And what did you expect when you picked a low-population-state governor who'd served less than two years of her first term?

Back to the Politico:
Palin's loyalists say she's grown particularly disenchanted with the veterans of the Bush reelection campaign, including Schmidt and Wallace, and that despite her anti-intellectual rhetoric, her closest ally among her new traveling aides is a policy adviser, former National Security Council official Steve Biegun. She's also said to be close with McCain's chief foreign policy adviser, Randy Scheunemann, who prepared her for the Oct. 2 vice presidential debate.
That's a constructive sign. If Palin is to have a positive future, she needs to create an intellectual basis for her instincts.
I've been getting disenchanted with Palin, but, okay, I'll give her a pass about the clothes and the make-up. My concerns about her spending and her immigration position remain.

My concerns about McCain have been resolved: I flat-out think he shouldn't be President.

A Dinocrat Rarity

A bad post.

Iirc Yahoo! Finance was flogging this "issue" a few days ago. The linked Bloomberg article is terrible too. Then again, 'Hedge Funds Experience Redemptions Despite Outperformance' would be a less gripping headline than 'Hedge Fund Withdrawals Stress Market; Citadel Reassures Clients'.

It opens with:
Oct. 25 (Bloomberg) -- Hedge funds are aggravating the worst market selloff in 50 years as they dump assets to meet investor redemptions and keep lenders at bay.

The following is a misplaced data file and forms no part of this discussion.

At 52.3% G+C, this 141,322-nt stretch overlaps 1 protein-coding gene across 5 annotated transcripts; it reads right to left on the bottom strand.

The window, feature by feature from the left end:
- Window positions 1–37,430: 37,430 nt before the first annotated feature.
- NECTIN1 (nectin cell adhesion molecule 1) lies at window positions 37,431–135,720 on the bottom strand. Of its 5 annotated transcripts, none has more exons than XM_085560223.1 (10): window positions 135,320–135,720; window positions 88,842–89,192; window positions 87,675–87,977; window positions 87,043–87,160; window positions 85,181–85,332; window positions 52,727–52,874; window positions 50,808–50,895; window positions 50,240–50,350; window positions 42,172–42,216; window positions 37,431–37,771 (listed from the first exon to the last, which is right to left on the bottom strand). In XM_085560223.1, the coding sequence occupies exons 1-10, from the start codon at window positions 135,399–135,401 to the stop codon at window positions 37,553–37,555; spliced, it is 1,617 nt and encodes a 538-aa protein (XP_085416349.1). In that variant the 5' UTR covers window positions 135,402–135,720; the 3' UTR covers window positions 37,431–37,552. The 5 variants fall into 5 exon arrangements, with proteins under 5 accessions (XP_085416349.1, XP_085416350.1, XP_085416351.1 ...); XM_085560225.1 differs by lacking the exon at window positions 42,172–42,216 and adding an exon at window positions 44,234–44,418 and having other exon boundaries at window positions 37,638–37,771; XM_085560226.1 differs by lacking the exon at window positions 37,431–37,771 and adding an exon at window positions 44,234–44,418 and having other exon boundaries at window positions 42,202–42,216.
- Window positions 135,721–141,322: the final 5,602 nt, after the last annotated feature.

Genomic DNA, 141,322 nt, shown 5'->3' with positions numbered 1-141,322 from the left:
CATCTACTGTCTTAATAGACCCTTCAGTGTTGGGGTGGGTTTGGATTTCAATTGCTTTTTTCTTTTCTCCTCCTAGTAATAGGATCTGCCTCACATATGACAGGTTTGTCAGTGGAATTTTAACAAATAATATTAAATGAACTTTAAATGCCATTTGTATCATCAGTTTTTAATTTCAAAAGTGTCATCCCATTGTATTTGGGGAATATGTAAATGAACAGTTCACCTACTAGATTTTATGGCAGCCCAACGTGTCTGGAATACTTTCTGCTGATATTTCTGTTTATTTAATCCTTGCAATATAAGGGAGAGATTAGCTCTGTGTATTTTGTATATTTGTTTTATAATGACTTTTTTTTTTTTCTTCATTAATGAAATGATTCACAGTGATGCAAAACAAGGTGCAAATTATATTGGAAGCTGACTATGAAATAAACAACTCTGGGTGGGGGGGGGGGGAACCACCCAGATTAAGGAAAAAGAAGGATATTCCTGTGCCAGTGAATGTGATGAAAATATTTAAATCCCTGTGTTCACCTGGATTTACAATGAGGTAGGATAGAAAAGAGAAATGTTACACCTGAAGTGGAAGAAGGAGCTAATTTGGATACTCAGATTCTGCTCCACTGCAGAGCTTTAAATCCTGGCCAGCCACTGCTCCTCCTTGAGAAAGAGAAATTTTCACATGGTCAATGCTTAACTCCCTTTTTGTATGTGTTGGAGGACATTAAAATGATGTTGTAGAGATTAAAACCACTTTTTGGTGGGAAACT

Aggravating a selloff...tsk, tsk, naughty, naughty. Record mutual fund redemptions...not mentioned.

"With the average hedge fund down 18 percent this year", you'd think that Bloomberg would add that the typical mutual fund is down about twice that, as is the S&P 500. Bloomberg doesn't.

I hope that the Bloomberg article is merely slovenly reportage and not the kind of agenda-driven "journalism" that is so flagrant this election year.

Redistribution Preview

A server at a restaurant wore an Obama tie, but he was not happy when told his tip would be given to the homeless person outside who "needed it more".

This might be an even more effective demonstration, if a legal way to do it could be found: the customer tips the waiter; then, as the waiter leaves the table, a couple of heavies waylay him, take away the tip, give some of it to the homeless guy and some back to the waiter, and keep the rest as expenses for services rendered.

Pit Bull Mike Huckabee with Lipstick?

USA Today reports: